This announcement comes eight months, after a meta-analysis of 1,121 peer-reviewed studies by the task force on Systemic Pesticides concluded neonicotinoids are a leading factor of bee declines and are harming birds, earthworms, butterflies and other wildlife. The task force concluded that immediate regulatory action was needed.
In October, 2014, the Council on Environmental Quality issued guidance for federal facilities and federal lands which included acquiring seeds and plants from nurseries that do not treat these items with systemic insecticides.
On April 2, the U.S. Environmental Protection Agency announced a moratorium on new or expanded uses of neonicotinoids while it evaluates the risks posed to pollinators. This past June, the Obama administration established the Pollinator Health Task Force charged with improving pollinator health, and assessing the impacts of pesticides, including neonicotinoids, on pollinators.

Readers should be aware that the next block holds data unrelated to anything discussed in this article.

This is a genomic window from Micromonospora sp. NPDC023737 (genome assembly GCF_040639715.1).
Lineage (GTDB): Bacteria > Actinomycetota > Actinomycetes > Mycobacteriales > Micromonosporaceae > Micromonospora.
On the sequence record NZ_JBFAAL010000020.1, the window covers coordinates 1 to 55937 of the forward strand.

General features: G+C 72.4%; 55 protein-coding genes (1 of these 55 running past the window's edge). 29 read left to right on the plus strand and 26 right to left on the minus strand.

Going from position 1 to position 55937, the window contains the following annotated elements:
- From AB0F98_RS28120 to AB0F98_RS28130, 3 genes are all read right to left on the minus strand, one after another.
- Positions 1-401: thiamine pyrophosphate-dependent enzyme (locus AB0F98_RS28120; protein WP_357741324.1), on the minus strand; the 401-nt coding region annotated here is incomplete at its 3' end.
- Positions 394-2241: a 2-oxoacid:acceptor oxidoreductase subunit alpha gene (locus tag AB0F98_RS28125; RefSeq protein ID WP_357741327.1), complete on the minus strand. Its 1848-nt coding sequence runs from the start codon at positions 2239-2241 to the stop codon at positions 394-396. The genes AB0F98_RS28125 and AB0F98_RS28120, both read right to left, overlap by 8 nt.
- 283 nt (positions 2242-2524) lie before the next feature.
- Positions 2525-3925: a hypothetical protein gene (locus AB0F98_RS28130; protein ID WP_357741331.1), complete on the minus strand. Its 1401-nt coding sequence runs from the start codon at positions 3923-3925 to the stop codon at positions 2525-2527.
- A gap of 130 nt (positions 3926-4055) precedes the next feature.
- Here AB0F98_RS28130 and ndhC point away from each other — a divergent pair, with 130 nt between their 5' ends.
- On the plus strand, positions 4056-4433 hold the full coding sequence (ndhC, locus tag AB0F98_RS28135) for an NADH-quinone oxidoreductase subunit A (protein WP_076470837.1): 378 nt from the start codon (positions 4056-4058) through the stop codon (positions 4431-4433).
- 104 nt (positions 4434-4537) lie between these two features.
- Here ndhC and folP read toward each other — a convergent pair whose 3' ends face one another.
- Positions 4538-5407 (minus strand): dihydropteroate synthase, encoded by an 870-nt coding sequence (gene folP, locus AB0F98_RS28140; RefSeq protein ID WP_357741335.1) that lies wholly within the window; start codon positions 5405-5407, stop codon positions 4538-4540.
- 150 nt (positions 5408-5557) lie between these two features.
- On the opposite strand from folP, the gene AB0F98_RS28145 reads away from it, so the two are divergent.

More than one million people have signed petitions and thousands of activists delivered letters directly to Lowe’s stores in cities across the U.S. and Canada asking for this change.
“While there is still a lot of work left to do reduce bees’ exposure to these harmful chemicals, this is a major step," said Larissa Walker, pollinator campaign director at Center for Food Safety, one of the partnering organizations. "The public has been calling for stronger protections for bees and other pollinators, and Lowe’s has finally listened to its customers to do just that.”
YOU MIGHT ALSO LIKE
Bill Maher is sick of billionaires' obsession with Mars, more like "Mars-a-Lago," he said.
In a new animation produced by ATTN:, the popular talk show host of Real Time, discusses the perils of our planet, including how "climate change is killing us."
A group of prominent climate scientists have written a study explicitly refuting statements made by the U.S. Environmental Protection Agency Administrator Scott Pruitt on climate data. During his Senate confirmation hearing, Pruitt claimed in a written response that satellite data shows a "leveling off" of warming over the past two decades.